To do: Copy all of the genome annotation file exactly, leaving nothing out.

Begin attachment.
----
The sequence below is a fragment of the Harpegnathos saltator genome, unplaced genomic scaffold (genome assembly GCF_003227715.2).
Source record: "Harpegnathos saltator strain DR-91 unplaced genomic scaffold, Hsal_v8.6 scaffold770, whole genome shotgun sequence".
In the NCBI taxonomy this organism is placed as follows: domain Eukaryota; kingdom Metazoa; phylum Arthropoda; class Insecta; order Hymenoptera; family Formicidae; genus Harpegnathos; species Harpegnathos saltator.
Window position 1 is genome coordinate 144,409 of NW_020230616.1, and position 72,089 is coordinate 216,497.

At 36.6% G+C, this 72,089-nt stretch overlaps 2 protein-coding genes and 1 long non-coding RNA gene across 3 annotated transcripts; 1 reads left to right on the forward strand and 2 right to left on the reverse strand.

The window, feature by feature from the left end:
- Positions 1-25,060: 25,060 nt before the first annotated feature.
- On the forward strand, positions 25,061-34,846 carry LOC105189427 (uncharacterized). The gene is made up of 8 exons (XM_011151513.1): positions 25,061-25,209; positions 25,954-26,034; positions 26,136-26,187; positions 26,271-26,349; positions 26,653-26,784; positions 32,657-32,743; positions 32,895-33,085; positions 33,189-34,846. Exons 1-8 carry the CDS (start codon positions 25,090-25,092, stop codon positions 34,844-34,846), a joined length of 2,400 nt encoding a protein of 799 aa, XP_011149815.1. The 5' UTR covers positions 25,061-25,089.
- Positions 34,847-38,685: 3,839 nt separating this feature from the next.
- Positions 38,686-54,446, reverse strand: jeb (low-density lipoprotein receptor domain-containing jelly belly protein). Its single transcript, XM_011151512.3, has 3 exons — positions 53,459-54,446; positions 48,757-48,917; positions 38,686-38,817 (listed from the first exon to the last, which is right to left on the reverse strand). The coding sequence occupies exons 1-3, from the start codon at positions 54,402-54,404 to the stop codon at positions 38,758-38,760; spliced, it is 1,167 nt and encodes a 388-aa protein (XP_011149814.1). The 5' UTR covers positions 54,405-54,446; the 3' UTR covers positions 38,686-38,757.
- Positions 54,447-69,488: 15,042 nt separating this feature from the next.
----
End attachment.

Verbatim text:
The sequence below is a fragment of the Harpegnathos saltator genome, unplaced genomic scaffold (genome assembly GCF_003227715.2).
Source record: "Harpegnathos saltator strain DR-91 unplaced genomic scaffold, Hsal_v8.6 scaffold770, whole genome shotgun sequence".
In the NCBI taxonomy this organism is placed as follows: domain Eukaryota; kingdom Metazoa; phylum Arthropoda; class Insecta; order Hymenoptera; family Formicidae; genus Harpegnathos; species Harpegnathos saltator.
Window position 1 is genome coordinate 144,409 of NW_020230616.1, and position 72,089 is coordinate 216,497.

At 36.6% G+C, this 72,089-nt stretch overlaps 2 protein-coding genes and 1 long non-coding RNA gene across 3 annotated transcripts; 1 reads left to right on the forward strand and 2 right to left on the reverse strand.

The window, feature by feature from the left end:
- Positions 1-25,060: 25,060 nt before the first annotated feature.
- On the forward strand, positions 25,061-34,846 carry LOC105189427 (uncharacterized). The gene is made up of 8 exons (XM_011151513.1): positions 25,061-25,209; positions 25,954-26,034; positions 26,136-26,187; positions 26,271-26,349; positions 26,653-26,784; positions 32,657-32,743; positions 32,895-33,085; positions 33,189-34,846. Exons 1-8 carry the CDS (start codon positions 25,090-25,092, stop codon positions 34,844-34,846), a joined length of 2,400 nt encoding a protein of 799 aa, XP_011149815.1. The 5' UTR covers positions 25,061-25,089.
- Positions 34,847-38,685: 3,839 nt separating this feature from the next.
- Positions 38,686-54,446, reverse strand: jeb (low-density lipoprotein receptor domain-containing jelly belly protein). Its single transcript, XM_011151512.3, has 3 exons — positions 53,459-54,446; positions 48,757-48,917; positions 38,686-38,817 (listed from the first exon to the last, which is right to left on the reverse strand). The coding sequence occupies exons 1-3, from the start codon at positions 54,402-54,404 to the stop codon at positions 38,758-38,760; spliced, it is 1,167 nt and encodes a 388-aa protein (XP_011149814.1). The 5' UTR covers positions 54,405-54,446; the 3' UTR covers positions 38,686-38,757.
- Positions 54,447-69,488: 15,042 nt separating this feature from the next.